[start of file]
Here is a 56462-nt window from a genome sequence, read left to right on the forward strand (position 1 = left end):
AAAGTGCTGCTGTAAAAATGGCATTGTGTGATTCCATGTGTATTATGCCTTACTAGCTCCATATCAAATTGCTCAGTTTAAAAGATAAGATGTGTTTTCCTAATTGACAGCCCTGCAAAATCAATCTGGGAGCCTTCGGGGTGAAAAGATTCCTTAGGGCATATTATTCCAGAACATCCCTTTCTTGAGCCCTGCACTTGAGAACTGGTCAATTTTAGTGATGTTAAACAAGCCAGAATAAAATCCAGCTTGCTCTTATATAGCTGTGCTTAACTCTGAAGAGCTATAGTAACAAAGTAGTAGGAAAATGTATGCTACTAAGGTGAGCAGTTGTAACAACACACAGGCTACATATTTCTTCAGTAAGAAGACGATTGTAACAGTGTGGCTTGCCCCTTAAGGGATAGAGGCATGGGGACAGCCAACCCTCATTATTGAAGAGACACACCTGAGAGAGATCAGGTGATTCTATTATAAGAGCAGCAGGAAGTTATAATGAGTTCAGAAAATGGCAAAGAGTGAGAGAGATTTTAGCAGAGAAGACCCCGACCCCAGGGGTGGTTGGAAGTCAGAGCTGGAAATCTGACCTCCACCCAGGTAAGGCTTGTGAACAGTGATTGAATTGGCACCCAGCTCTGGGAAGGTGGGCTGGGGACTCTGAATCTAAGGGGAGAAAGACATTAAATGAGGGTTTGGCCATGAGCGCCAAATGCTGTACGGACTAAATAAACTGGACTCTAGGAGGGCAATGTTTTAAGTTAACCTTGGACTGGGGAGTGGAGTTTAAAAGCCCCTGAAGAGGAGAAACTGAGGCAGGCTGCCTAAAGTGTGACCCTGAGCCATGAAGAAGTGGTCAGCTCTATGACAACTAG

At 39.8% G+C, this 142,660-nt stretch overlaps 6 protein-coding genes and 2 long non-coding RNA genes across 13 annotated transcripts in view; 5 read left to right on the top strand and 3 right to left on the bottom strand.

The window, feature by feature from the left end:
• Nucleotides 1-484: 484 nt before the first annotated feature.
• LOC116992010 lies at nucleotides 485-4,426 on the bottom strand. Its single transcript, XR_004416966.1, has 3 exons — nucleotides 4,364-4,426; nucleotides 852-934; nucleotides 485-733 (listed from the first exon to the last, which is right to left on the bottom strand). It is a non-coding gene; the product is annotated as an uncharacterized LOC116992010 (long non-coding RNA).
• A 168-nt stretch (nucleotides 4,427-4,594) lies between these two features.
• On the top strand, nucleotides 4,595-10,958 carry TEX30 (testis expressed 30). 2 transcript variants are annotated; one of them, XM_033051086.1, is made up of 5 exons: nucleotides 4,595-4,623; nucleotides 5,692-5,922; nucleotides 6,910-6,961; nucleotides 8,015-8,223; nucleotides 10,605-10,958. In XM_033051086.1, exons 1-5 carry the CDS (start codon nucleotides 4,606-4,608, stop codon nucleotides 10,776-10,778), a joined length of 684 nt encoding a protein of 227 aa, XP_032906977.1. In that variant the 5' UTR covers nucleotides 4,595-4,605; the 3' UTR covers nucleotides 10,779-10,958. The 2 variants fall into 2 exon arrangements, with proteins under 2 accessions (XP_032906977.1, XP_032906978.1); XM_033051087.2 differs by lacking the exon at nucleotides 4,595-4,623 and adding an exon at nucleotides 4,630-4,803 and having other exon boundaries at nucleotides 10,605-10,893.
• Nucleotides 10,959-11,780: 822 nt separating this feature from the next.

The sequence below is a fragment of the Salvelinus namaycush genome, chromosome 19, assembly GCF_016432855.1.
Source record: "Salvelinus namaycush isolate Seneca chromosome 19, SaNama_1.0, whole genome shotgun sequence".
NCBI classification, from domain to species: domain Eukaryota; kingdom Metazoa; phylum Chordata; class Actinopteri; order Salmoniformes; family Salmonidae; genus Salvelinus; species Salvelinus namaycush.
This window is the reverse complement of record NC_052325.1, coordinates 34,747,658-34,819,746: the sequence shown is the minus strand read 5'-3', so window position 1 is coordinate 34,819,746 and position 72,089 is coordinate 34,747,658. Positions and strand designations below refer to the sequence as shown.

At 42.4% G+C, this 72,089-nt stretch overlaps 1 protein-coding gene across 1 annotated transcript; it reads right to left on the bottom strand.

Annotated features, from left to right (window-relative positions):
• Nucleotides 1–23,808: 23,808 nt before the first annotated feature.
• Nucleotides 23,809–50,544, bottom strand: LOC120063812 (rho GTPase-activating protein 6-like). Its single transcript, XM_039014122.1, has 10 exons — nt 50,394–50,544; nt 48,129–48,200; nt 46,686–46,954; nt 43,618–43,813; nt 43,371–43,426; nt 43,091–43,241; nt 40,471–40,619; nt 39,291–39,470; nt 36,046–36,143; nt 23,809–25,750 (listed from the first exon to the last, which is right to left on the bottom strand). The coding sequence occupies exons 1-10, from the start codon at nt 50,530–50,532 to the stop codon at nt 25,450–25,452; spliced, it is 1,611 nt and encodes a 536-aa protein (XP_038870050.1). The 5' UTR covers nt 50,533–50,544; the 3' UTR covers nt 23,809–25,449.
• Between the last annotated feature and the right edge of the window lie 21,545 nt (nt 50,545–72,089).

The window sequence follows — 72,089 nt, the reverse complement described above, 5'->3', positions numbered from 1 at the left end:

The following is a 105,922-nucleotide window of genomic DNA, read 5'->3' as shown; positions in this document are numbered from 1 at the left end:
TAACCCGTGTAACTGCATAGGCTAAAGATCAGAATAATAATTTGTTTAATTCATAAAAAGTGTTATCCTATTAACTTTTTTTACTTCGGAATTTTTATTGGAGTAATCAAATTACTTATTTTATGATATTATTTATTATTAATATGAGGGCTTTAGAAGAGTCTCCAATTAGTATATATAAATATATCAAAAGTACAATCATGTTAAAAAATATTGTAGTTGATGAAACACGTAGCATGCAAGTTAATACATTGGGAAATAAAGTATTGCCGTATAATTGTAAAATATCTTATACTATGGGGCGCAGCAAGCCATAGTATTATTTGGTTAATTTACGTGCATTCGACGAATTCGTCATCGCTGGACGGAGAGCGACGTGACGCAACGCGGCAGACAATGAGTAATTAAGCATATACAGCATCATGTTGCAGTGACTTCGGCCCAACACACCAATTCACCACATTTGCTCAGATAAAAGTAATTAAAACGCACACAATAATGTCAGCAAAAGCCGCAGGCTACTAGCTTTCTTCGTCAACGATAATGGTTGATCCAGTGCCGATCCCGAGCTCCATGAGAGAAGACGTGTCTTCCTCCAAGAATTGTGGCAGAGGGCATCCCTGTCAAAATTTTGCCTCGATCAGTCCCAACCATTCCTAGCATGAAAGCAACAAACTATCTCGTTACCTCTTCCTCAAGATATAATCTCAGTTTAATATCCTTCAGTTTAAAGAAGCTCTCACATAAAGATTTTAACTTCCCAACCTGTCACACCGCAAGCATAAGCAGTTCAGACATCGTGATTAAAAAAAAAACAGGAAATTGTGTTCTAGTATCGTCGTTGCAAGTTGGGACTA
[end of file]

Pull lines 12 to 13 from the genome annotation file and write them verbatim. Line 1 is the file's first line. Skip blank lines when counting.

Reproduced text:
NCBI classification, from domain to species: domain Eukaryota; kingdom Metazoa; phylum Chordata; class Actinopteri; order Salmoniformes; family Salmonidae; genus Salvelinus; species Salvelinus namaycush.
This window is the reverse complement of record NC_052325.1, coordinates 34,747,658-34,819,746: the sequence shown is the minus strand read 5'-3', so window position 1 is coordinate 34,819,746 and position 72,089 is coordinate 34,747,658. Positions and strand designations below refer to the sequence as shown.